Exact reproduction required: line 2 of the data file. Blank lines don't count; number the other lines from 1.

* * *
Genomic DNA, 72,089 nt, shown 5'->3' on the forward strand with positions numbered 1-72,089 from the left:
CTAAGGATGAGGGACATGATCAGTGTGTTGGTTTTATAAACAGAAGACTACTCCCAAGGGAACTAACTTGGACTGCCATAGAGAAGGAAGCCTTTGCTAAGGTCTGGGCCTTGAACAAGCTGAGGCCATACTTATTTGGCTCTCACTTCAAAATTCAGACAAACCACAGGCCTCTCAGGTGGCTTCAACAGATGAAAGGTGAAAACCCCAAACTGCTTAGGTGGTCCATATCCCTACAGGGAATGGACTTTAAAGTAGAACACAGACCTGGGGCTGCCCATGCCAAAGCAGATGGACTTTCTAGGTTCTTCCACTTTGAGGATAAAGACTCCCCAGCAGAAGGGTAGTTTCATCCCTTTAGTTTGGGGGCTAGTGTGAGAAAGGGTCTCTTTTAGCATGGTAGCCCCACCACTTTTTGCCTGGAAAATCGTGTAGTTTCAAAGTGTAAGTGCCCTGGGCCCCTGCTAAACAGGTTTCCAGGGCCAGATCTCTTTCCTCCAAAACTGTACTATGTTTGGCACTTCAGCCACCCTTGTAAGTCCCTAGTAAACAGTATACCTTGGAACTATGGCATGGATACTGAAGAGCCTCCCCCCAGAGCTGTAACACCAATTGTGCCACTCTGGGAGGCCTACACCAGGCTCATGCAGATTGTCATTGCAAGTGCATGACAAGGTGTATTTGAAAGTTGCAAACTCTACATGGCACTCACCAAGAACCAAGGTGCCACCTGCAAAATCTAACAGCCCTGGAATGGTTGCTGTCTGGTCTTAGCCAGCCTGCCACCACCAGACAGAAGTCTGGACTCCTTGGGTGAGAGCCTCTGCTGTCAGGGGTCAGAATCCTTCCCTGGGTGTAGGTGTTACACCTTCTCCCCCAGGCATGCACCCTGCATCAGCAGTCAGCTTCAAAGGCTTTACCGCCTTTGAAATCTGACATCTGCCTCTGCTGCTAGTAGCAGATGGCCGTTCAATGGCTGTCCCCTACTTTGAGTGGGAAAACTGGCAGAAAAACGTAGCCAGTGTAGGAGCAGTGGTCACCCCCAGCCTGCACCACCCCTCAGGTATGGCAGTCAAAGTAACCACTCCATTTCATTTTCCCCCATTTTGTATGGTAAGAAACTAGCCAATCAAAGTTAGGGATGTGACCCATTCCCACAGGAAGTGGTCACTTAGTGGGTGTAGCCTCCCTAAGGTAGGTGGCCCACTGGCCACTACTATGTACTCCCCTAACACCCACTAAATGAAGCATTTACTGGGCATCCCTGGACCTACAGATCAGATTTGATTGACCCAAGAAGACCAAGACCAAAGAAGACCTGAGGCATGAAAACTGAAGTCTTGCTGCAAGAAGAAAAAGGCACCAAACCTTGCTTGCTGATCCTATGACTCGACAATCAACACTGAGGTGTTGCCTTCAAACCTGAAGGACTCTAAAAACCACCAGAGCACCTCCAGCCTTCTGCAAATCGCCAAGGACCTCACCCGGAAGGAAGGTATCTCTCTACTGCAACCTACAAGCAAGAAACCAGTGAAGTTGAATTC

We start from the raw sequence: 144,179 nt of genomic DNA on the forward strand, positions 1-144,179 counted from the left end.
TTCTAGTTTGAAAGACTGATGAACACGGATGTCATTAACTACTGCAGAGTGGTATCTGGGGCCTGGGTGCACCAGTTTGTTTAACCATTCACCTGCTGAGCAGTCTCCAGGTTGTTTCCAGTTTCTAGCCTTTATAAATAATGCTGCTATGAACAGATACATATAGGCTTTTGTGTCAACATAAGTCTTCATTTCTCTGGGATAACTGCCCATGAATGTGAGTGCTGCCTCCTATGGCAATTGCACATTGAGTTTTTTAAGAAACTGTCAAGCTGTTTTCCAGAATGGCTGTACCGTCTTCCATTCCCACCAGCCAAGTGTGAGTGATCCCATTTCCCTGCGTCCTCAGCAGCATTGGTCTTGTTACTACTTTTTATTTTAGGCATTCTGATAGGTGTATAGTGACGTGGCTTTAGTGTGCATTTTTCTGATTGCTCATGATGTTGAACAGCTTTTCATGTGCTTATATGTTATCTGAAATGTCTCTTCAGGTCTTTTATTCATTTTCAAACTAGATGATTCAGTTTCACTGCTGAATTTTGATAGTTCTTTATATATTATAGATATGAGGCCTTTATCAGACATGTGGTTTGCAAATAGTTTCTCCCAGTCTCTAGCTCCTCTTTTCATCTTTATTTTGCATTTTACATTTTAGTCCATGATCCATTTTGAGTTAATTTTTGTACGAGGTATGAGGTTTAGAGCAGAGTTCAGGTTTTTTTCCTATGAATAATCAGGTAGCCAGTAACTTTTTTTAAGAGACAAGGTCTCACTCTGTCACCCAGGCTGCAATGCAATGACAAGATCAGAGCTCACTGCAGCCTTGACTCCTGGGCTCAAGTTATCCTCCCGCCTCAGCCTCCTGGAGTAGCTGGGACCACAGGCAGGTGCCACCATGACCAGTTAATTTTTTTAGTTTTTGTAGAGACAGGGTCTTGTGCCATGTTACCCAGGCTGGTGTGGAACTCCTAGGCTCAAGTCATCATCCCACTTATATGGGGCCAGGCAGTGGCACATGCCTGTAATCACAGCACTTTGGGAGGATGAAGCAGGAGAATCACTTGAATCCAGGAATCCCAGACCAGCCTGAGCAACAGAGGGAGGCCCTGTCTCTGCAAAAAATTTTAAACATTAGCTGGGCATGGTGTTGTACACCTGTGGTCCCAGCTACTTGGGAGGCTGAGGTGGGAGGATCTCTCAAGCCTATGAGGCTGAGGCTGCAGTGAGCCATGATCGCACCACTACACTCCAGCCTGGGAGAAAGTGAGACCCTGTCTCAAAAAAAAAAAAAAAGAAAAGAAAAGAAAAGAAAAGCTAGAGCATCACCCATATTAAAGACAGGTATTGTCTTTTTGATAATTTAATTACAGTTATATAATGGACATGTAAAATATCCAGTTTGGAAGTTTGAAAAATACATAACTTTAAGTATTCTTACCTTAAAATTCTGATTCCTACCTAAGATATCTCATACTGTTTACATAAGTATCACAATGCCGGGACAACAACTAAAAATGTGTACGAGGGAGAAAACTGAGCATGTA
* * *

CTAAGGATGAGGGACATGATCAGTGTGTTGGTTTTATAAACAGAAGACTACTCCCAAGGGAACTAACTTGGACTGCCATAGAGAAGGAAGCCTTTGCTAAGGTCTGGGCCTTGAACAAGCTGAGGCCATACTTATTTGGCTCTCACTTCAAAATTCAGACAAACCACAGGCCTCTCAGGTGGCTTCAACAGATGAAAGGTGAAAACCCCAAACTGCTTAGGTGGTCCATATCCCTACAGGGAATGGACTTTAAAGTAGAACACAGACCTGGGGCTGCCCATGCCAAAGCAGATGGACTTTCTAGGTTCTTCCACTTTGAGGATAAAGACTCCCCAGCAGAAGGGTAGTTTCATCCCTTTAGTTTGGGGGCTAGTGTGAGAAAGGGTCTCTTTTAGCATGGTAGCCCCACCACTTTTTGCCTGGAAAATCGTGTAGTTTCAAAGTGTAAGTGCCCTGGGCCCCTGCTAAACAGGTTTCCAGGGCCAGATCTCTTTCCTCCAAAACTGTACTATGTTTGGCACTTCAGCCACCCTTGTAAGTCCCTAGTAAACAGTATACCTTGGAACTATGGCATGGATACTGAAGAGCCTCCCCCCAGAGCTGTAACACCAATTGTGCCACTCTGGGAGGCCTACACCAGGCTCATGCAGATTGTCATTGCAAGTGCATGACAAGGTGTATTTGAAAGTTGCAAACTCTACATGGCACTCACCAAGAACCAAGGTGCCACCTGCAAAATCTAACAGCCCTGGAATGGTTGCTGTCTGGTCTTAGCCAGCCTGCCACCACCAGACAGAAGTCTGGACTCCTTGGGTGAGAGCCTCTGCTGTCAGGGGTCAGAATCCTTCCCTGGGTGTAGGTGTTACACCTTCTCCCCCAGGCATGCACCCTGCATCAGCAGTCAGCTTCAAAGGCTTTACCGCCTTTGAAATCTGACATCTGCCTCTGCTGCTAGTAGCAGATGGCCGTTCAATGGCTGTCCCCTACTTTGAGTGGGAAAACTGGCAGAAAAACGTAGCCAGTGTAGGAGCAGTGGTCACCCCCAGCCTGCACCACCCCTCAGGTATGGCAGTCAAAGTAACCACTCCATTTCATTTTCCCCCATTTTGTATGGTAAGAAACTAGCCAATCAAAGTTAGGGATGTGACCCATTCCCACAGGAAGTGGTCACTTAGTGGGTGTAGCCTCCCTAAGGTAGGTGGCCCACTGGCCACTACTATGTACTCCCCTAACACCCACTAAATGAAGCATTTACTGGGCATCCCTGGACCTACAGATCAGATTTGATTGACCCAAGAAGACCAAGACCAAAGAAGACCTGAGGCATGAAAACTGAAGTCTTGCTGCAAGAAGAAAAAGGCACCAAACCTTGCTTGCTGATCCTATGACTCGACAATCAACACTGAGGTGTTGCCTTCAAACCTGAAGGACTCTAAAAACCACCAGAGCACCTCCAGCCTTCTGCAAATCGCCAAGGACCTCACCCGGAAGGAAGGTATCTCTCTACTGCAACCTACAAGCAAGAAACCAGTGAAGTTGAATTC